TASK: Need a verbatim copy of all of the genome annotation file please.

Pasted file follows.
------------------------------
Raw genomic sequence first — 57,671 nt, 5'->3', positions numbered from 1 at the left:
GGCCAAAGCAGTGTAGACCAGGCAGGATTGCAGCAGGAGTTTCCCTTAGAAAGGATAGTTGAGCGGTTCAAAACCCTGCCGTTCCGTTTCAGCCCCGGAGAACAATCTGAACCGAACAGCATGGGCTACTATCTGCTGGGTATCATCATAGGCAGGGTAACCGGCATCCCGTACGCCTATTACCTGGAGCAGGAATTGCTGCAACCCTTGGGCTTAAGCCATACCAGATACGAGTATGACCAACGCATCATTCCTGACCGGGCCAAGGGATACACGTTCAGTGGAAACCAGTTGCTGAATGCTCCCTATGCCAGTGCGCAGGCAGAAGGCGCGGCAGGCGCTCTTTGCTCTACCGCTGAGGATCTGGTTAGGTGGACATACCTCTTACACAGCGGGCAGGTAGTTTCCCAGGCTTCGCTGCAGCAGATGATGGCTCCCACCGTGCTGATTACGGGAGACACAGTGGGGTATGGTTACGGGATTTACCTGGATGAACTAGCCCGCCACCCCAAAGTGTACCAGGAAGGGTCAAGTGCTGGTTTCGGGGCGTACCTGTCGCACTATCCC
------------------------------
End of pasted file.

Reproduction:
Raw genomic sequence first — 57,671 nt, 5'->3', positions numbered from 1 at the left:
GGCCAAAGCAGTGTAGACCAGGCAGGATTGCAGCAGGAGTTTCCCTTAGAAAGGATAGTTGAGCGGTTCAAAACCCTGCCGTTCCGTTTCAGCCCCGGAGAACAATCTGAACCGAACAGCATGGGCTACTATCTGCTGGGTATCATCATAGGCAGGGTAACCGGCATCCCGTACGCCTATTACCTGGAGCAGGAATTGCTGCAACCCTTGGGCTTAAGCCATACCAGATACGAGTATGACCAACGCATCATTCCTGACCGGGCCAAGGGATACACGTTCAGTGGAAACCAGTTGCTGAATGCTCCCTATGCCAGTGCGCAGGCAGAAGGCGCGGCAGGCGCTCTTTGCTCTACCGCTGAGGATCTGGTTAGGTGGACATACCTCTTACACAGCGGGCAGGTAGTTTCCCAGGCTTCGCTGCAGCAGATGATGGCTCCCACCGTGCTGATTACGGGAGACACAGTGGGGTATGGTTACGGGATTTACCTGGATGAACTAGCCCGCCACCCCAAAGTGTACCAGGAAGGGTCAAGTGCTGGTTTCGGGGCGTACCTGTCGCACTATCCC